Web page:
Lucky Heather

“Lucky heather?”

The voice cuts through the general white noise of mumbled conversations, shop music spillage, and distant street-busking and traffic, slowing my determined lunchtime strolling through the precinct. I glance at the area in which the voice originated; it’s a woman, older than me, shorter than me, and holding more plantlife than me in an outstretched hand. And she’s started to smile, I’m guessing because I’ve paid her some attention.

Photo by Bert van 't Hul

Fact: the luckiest heather is the heather that doesn’t get pulled up from the ground and sold in little bunches by street oiks.

“Lucky heather?” she says again, edging towards me and forcing a couple of other pedestrians to swerve out of her way swiftly and with a barely-concealed look in my direction that says sucker from every angle.

I lean towards her and then peer down at the sprig of flora gripped tightly in her small hand. The non-green bits are a pale mauve sort of colour but my knowledge of anything to do with nature is so poor that I can’t be certain that this isn’t dandelions with a lick of paint. Or even just dandelions. Maybe you can get mauve dandelions. I’m trying to clarify just how little I know about the subject.

“What is it,” I say slowly, “about this heather that gives it a probabilistic advantage over other heather?”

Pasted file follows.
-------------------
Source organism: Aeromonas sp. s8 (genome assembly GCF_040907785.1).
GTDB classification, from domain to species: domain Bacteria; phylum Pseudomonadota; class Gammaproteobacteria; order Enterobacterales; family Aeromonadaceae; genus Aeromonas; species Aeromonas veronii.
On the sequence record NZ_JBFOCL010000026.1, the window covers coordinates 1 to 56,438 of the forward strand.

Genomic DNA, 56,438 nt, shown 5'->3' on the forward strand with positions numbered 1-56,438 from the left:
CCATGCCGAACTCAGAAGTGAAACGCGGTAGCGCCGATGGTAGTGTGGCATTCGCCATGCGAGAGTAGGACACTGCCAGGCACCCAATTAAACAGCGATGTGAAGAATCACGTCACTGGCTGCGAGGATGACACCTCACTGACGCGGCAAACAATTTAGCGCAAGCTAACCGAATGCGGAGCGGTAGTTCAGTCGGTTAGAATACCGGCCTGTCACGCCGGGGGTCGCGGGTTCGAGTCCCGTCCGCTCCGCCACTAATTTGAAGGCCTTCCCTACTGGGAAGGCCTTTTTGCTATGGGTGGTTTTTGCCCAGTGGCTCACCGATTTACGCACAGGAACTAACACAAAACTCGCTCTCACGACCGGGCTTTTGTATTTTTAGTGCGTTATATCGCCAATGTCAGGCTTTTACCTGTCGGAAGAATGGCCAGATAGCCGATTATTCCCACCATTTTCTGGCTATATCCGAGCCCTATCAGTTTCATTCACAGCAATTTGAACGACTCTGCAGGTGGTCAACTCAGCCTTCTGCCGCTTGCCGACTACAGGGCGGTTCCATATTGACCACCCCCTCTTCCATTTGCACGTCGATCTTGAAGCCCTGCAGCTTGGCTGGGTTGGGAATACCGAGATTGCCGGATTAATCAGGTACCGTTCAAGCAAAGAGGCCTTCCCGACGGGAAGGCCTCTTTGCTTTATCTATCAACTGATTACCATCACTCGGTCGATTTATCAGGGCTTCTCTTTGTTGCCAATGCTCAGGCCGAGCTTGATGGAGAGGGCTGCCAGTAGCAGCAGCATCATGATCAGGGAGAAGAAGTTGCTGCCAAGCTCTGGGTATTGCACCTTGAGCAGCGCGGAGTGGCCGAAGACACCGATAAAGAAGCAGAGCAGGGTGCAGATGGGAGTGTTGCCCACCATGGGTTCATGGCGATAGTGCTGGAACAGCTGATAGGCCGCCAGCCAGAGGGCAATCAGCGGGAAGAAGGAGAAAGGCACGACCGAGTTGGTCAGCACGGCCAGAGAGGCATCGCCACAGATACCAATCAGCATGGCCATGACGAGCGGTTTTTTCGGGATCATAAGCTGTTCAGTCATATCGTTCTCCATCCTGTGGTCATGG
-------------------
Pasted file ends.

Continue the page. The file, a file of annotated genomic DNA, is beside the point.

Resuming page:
“Lucky heather!” she says with a wink. “Two quid.”

“Uh huh,” I continue. “I’m just wondering if you have any peer-reviewed analyses of double-blind trials conducted on the luckiness of this type of heather.”

“What?”

“Have the findings of any research performed on heather variants to determine whether some have a correlation with statistically relevant improved luck appeared in a peer-reviewed publication?”

The happy look has most definitely been replaced by one filled with irritation and confusion and it seems to suit her round face better. I begin to feel sorry for her and consider parting with two whole English pounds, justifying the transaction in my head as being one that might permit me to run a few scientific experiments on the mauve flowers later when I feel a tap on my shoulder.

“Fortuitous dock leaf?” asks the scruffy, scrawny, bearded man behind me. He waves a rather sad-looking bit of greenery at me. I take a quick, deep breath in preparation to ask him a pertinent question but the newcomer lifts up a glossy magazine. “19% more fortuitous than other leaves in clinical trials in Canada according to Leaf Science Quarterly,” he adds. I’ve heard of Leaf Science Quarterly and know it’s got a good reputation in the field of scientific leaf analysis.

Moments later I’ve exchanged two pounds for a dock leaf almost overflowing with fortune but that still leaves the forlorn-looking woman and her clump of wildlife. I reach into my pocket but realise I’m out of change and don’t really want to break into any of the tenners in my wallet.

“Not your lucky day,” I tell her.

Author: Mark

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